February 05, 2012

Egyptian protesters have clashed with police in Cairo for a fourth straight day as they demand an accelerated presidential election and early handover of power from the ruling military council to a civilian government.
Hundreds of riot police guarding Egypt's interior ministry fired tear gas, rubber bullets and birdshot Sunday to keep stone-throwing demonstrators away from the building. Protesters accuse the ministry of failing to prevent a melee and stampede that killed 74 people after a football match in the city of Port Said last week.
Officials say at least 12 people have been killed in the cities of Cairo and Suez and 2,500 others have been hurt since protests broke out Thursday.
Some Egyptians believe remnants of ousted president Hosni Mubarak's government were behind the Port Said violence and see it as part of a plot to create chaos to reassert influence.
A number of Egyptian commentators say plainclothes officers took part in the violence and allege that riot police intentionally allowed the melee in Port Said as a way to retaliate against fans of the visiting team, Al-Ahly, known as Ultras. A network of Ultras played a key role in clashes with security forces during the uprising that toppled Mr. Mubarak last February and now against the military council that took his place in power.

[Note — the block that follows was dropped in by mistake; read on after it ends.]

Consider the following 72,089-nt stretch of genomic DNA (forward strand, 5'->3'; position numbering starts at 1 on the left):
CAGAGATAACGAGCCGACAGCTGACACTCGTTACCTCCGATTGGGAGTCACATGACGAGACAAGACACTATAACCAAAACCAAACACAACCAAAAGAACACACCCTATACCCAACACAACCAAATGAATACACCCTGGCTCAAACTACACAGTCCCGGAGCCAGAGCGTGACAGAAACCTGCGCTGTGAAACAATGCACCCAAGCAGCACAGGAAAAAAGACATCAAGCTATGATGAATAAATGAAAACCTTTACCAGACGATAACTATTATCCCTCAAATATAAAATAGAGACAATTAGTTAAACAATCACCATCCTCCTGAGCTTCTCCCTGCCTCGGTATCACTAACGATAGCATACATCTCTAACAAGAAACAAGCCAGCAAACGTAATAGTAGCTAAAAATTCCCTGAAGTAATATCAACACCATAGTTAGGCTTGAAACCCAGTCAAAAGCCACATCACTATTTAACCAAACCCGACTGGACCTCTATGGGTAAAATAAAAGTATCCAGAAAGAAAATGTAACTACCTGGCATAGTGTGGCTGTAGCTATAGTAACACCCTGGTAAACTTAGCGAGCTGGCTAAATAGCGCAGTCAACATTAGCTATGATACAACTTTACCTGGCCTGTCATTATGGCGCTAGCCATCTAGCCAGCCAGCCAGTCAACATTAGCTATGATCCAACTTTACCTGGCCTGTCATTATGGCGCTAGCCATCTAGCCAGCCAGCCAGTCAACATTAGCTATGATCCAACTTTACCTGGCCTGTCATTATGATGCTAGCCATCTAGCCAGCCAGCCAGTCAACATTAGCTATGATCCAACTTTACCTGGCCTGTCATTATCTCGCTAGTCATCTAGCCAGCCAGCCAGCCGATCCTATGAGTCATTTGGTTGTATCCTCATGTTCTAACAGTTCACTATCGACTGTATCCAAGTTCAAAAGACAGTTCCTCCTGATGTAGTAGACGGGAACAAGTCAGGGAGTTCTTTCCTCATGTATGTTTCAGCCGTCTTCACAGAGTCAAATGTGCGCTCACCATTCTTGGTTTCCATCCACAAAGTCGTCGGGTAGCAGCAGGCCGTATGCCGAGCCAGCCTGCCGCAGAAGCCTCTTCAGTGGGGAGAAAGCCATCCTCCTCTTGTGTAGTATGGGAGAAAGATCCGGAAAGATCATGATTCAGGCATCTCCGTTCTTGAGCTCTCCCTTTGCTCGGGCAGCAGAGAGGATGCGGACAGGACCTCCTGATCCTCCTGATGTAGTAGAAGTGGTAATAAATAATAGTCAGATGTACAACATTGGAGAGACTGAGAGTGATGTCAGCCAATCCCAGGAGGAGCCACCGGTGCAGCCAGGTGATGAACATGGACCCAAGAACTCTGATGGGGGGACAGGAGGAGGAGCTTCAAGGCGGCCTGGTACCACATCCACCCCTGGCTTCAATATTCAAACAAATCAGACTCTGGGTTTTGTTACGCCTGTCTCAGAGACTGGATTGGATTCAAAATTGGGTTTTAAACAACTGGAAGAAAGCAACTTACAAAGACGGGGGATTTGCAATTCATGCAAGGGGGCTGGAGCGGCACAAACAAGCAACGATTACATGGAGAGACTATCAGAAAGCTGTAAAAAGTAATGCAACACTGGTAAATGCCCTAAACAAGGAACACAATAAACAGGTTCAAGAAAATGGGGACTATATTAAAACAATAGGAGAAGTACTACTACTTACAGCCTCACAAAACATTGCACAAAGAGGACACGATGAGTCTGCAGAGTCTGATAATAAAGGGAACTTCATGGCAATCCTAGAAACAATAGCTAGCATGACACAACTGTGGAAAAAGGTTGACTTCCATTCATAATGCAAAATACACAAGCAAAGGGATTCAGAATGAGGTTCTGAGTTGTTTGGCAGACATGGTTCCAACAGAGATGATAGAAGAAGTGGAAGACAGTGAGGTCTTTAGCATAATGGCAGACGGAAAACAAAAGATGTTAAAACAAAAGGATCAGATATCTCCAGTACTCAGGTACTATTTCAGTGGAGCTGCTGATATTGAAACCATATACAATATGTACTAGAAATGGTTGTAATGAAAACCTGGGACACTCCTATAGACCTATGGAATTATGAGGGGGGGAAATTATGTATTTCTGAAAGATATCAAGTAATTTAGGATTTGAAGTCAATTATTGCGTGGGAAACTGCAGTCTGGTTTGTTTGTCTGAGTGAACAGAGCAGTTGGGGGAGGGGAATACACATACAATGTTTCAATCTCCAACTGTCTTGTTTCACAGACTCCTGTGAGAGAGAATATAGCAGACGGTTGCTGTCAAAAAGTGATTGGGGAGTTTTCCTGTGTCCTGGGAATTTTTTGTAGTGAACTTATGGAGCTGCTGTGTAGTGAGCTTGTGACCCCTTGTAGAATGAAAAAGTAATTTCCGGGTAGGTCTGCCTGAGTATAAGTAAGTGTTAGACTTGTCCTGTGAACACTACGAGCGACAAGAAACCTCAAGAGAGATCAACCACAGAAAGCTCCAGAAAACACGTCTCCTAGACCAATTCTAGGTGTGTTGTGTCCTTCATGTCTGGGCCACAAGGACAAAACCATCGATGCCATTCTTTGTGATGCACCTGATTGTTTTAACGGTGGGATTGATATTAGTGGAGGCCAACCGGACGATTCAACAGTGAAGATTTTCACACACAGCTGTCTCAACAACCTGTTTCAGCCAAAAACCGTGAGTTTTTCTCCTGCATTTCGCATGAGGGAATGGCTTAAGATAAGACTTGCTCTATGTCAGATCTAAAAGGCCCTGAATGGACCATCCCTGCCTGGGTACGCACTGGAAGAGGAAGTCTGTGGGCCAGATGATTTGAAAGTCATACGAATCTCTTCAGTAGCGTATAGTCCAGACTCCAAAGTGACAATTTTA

Lawmakers in Egypt's new parliament have blamed police inaction for the Port Said tragedy and voted to conduct an investigation.
The military council's Field Marshal Mohamed Tantawi declared three days of national mourning and vowed to find those responsible. Investigators have arrested 47 suspects for the football match mayhem, while the government fired the board of Egypt's football federation and suspended Port Said's governor and security chiefs.
In another development Sunday, saboteurs attacked a gas pipeline that crosses the Sinai peninsula, the 12th such attack in the year since Mr. Mubarak resigned. The explosion halted exports to neighboring Israel and Jordan.

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